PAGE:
Still, Cornell isn’t entirely abandoning size when recruiting players. Schafer said next year’s incoming freshman class has several players with size in addition to speed.

“Look at Yale, they’ve been a great defensive team,” Schafer said. “They’ve always been a team that’s got great skating speed and they stay above you. It’s teams like that have had success on the national level and that’s where Cornell belongs. We want to get back to that level and to do that, we’ve got to switch up.

“We’re in transition; we’ve got some guys who are good sized, but we’ve got to make a transition and make sure that an ingredient in our recruiting is speed.”

Bobcats Charged Up

Quinnipiac’s power play has been among the best in Division I the last several years.

However, the Bobcats lost several important pieces from last year’s power-play unit, including forwards Travis St. Denis and Sam Anas, as well as defenseman Devon Toews.

Therefore, it wasn’t surprising when Quinnipiac started 8-of-67 on the man advantage. But the Bobcats picked it up last weekend, scoring a combined five power-play goals in 14 chances against Dartmouth and Harvard.

While returners Landon Smith and Tim Clifton each scored on the man advantage, the remaining three goals came from underclassman. That’s an encouraging sign for a Bobcats team that heads on the road this weekend prior to heading to Belfast, Ireland, for the Friendship Four the weekend following Thanksgiving.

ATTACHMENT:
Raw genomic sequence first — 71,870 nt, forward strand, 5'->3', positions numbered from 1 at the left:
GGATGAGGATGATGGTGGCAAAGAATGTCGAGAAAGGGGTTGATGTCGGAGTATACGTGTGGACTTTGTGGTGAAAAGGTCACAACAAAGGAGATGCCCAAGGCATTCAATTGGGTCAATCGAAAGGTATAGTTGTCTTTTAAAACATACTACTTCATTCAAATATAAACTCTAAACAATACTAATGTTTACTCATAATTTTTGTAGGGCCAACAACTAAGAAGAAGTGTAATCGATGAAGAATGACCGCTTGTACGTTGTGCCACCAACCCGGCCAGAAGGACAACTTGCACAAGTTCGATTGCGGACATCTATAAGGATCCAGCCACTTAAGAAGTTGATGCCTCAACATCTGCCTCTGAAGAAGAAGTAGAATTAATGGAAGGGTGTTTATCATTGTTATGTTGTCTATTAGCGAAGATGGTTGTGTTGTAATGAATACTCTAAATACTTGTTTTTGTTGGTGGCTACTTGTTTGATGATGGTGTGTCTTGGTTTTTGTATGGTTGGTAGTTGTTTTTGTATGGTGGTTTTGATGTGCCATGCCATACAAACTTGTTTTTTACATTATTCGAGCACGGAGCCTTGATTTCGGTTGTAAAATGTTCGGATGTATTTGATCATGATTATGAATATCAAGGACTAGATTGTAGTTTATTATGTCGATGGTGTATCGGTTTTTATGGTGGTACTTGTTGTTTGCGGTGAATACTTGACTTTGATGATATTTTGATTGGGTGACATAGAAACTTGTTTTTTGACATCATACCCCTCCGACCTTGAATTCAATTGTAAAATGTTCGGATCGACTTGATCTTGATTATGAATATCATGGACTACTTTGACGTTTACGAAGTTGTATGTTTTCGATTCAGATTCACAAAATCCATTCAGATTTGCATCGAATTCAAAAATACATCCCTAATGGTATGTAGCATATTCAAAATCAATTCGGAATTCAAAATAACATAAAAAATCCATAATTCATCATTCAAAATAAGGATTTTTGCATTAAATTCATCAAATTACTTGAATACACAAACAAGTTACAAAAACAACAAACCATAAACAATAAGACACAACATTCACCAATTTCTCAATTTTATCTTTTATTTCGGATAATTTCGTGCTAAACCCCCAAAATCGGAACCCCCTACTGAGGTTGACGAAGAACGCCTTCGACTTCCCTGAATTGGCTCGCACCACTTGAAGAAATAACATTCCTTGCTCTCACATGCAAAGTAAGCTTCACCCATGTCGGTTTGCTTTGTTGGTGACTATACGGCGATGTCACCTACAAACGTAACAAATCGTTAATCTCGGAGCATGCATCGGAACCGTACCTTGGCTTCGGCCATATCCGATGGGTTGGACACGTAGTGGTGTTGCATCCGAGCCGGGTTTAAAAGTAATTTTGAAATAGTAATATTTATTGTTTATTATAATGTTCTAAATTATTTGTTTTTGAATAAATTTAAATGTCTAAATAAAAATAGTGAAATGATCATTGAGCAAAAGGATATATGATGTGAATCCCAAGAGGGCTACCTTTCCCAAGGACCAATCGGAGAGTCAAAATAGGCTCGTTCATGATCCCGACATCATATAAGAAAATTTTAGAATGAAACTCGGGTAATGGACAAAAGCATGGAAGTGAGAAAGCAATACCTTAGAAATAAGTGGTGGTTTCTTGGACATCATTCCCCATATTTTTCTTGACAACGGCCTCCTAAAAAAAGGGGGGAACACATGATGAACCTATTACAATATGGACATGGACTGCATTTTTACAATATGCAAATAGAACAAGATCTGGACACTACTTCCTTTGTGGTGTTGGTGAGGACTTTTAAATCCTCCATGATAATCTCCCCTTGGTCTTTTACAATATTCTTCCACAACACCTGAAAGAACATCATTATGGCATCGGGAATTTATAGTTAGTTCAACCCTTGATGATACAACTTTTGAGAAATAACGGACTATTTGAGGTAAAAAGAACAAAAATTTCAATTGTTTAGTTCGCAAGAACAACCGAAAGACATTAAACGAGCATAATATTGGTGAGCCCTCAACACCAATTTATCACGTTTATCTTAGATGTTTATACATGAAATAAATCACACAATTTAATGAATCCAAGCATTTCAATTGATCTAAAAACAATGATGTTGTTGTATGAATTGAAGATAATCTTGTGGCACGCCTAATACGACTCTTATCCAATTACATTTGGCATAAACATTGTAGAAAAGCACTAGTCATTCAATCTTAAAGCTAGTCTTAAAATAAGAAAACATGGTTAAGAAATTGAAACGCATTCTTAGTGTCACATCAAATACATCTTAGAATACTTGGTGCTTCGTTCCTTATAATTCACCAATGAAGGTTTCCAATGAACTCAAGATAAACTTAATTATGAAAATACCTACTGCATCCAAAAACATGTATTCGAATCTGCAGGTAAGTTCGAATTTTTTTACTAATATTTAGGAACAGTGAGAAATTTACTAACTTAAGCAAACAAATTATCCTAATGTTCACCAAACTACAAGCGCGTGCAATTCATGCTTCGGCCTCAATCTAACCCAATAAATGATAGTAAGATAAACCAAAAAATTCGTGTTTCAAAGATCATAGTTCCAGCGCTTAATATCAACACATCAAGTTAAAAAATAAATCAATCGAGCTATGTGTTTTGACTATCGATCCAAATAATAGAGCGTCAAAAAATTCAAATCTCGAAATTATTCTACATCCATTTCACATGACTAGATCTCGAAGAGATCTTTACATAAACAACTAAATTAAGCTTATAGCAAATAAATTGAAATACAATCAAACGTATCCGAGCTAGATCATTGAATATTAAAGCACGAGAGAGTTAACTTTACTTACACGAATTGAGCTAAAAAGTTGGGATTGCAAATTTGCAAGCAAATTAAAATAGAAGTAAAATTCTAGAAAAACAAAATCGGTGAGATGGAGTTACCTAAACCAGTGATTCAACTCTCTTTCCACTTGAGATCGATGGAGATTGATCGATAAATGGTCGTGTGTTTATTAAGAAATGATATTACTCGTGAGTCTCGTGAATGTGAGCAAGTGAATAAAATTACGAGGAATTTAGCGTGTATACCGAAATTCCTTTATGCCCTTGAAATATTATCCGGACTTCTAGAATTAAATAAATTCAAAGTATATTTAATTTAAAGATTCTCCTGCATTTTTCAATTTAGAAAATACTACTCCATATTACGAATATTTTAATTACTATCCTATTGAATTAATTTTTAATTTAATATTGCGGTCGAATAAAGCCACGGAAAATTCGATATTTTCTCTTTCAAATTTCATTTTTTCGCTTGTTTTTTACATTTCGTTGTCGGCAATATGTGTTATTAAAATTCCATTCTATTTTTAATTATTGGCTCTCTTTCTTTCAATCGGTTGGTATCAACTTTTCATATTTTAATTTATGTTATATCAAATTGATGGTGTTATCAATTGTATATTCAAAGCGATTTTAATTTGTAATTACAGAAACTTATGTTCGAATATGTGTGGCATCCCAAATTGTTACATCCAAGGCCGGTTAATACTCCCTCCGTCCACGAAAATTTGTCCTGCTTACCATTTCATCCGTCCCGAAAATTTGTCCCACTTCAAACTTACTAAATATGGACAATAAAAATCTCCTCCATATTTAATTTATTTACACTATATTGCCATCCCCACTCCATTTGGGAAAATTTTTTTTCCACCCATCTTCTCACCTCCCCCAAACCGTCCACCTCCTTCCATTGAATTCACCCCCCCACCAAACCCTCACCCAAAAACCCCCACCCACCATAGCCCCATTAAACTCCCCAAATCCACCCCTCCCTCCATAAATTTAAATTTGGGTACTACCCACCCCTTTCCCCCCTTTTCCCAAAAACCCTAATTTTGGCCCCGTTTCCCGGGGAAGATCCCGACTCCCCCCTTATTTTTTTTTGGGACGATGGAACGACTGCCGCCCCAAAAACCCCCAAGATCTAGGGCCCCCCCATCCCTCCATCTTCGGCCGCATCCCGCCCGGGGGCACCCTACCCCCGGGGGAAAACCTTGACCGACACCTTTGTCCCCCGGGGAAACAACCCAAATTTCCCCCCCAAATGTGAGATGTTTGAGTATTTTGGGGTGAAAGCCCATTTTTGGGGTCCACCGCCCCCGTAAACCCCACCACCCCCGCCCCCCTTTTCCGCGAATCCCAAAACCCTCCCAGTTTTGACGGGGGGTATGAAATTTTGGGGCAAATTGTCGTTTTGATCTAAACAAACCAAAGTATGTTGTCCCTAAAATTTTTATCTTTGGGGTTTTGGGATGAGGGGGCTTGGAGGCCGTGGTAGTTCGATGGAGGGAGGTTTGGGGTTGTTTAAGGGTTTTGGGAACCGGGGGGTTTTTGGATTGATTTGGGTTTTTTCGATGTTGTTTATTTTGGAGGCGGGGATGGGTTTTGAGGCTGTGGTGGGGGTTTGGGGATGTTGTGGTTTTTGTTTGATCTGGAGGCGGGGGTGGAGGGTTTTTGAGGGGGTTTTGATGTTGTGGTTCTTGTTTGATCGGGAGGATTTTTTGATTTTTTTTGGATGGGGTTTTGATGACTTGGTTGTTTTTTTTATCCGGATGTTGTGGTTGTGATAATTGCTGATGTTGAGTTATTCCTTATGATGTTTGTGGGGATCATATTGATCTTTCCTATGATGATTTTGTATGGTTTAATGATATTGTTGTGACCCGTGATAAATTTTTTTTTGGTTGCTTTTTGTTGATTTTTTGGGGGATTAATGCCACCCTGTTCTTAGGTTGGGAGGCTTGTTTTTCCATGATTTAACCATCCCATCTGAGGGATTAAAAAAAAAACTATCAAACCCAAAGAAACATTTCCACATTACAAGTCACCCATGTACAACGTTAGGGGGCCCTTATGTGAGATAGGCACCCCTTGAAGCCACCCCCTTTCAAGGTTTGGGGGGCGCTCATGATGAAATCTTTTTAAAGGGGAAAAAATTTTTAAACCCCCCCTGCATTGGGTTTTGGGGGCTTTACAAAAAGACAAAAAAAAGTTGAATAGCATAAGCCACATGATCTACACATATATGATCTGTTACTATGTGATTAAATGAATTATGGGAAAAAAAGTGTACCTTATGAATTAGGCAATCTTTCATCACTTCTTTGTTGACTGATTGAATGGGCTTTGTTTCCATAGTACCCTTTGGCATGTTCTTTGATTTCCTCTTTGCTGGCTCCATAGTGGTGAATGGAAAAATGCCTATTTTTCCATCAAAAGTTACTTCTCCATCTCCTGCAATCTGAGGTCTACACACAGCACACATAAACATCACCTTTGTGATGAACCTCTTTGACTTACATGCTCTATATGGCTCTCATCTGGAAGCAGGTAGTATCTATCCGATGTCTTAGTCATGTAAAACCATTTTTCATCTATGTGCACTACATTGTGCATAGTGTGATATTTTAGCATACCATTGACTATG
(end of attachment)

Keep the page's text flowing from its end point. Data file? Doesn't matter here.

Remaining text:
Around the league

• Yale’s defense was the best in the country last season. But the Bulldogs had a tough weekend in their own end, allowing a combined ten goals to Colgate and Cornell in a pair of losses. The Big Red scored six goals Saturday at Ingalls Rink, the most Yale has allowed since Feb. 7, 2015, in a 6-4 loss to Dartmouth.

The Bulldogs played two freshman and sophomores on defense against the Big Red. The team’s lone seniors on the backend are Dan O’Keefe and goalie Patrick Spano, neither of whom has seen extensive playing time entering this season. How quickly Yale’s young defense can get up to speed could play a major role in the Bulldog’s success this season, as the offense appears to have the potential to generates goals.

• Vanderlaan’s hat trick Saturday against Yale earned him the league’s player of the week award. It was the first hat trick by a Big Red player since Tyler Roeszler did so against Colgate on Jan. 22,2010. He is also the first Cornell player to record five goals in the first five games since Blake Gallagher did so to start the 2009-10 season. Vanderlaan wasn’t the only league player with a hat trick this weekend; Smith scored three straight goals in Quinnipiac’s 6-3 win over Dartmouth on Friday.

• A pair of Clarkson players were named as the other weekly award winners, with forward Nico Sturm (rookie) and Jake Kielly (goalie) being honored by the league. Sturm had three points last weekend for the Golden Knights, while Kielly had two wins and a .951 save percentage.